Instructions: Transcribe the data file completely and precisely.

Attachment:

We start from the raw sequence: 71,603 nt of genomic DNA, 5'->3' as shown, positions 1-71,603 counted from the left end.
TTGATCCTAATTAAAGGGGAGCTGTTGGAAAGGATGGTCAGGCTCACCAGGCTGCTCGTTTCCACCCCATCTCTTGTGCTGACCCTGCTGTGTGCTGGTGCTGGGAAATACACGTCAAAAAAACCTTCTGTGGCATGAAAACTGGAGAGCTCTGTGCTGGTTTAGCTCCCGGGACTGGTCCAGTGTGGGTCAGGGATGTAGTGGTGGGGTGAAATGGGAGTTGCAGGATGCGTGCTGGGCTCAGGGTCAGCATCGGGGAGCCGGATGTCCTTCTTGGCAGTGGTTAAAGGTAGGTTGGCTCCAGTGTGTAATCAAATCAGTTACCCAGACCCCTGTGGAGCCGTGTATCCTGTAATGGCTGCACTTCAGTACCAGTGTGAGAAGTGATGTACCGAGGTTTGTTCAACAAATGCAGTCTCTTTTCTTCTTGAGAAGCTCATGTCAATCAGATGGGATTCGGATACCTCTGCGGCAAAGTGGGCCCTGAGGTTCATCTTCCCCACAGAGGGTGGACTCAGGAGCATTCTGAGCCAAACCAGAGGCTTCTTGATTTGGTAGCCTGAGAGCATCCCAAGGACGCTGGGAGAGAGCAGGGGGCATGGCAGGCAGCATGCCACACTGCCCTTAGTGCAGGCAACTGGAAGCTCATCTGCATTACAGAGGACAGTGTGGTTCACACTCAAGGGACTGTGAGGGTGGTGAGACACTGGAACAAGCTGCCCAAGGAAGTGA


We start from the raw sequence: 71,603 nt of genomic DNA, 5'->3' as shown, positions 1-71,603 counted from the left end.
TTGATCCTAATTAAAGGGGAGCTGTTGGAAAGGATGGTCAGGCTCACCAGGCTGCTCGTTTCCACCCCATCTCTTGTGCTGACCCTGCTGTGTGCTGGTGCTGGGAAATACACGTCAAAAAAACCTTCTGTGGCATGAAAACTGGAGAGCTCTGTGCTGGTTTAGCTCCCGGGACTGGTCCAGTGTGGGTCAGGGATGTAGTGGTGGGGTGAAATGGGAGTTGCAGGATGCGTGCTGGGCTCAGGGTCAGCATCGGGGAGCCGGATGTCCTTCTTGGCAGTGGTTAAAGGTAGGTTGGCTCCAGTGTGTAATCAAATCAGTTACCCAGACCCCTGTGGAGCCGTGTATCCTGTAATGGCTGCACTTCAGTACCAGTGTGAGAAGTGATGTACCGAGGTTTGTTCAACAAATGCAGTCTCTTTTCTTCTTGAGAAGCTCATGTCAATCAGATGGGATTCGGATACCTCTGCGGCAAAGTGGGCCCTGAGGTTCATCTTCCCCACAGAGGGTGGACTCAGGAGCATTCTGAGCCAAACCAGAGGCTTCTTGATTTGGTAGCCTGAGAGCATCCCAAGGACGCTGGGAGAGAGCAGGGGGCATGGCAGGCAGCATGCCACACTGCCCTTAGTGCAGGCAACTGGAAGCTCATCTGCATTACAGAGGACAGTGTGGTTCACACTCAAGGGACTGTGAGGGTGGTGAGACACTGGAACAAGCTGCCCAAGGAAGTGA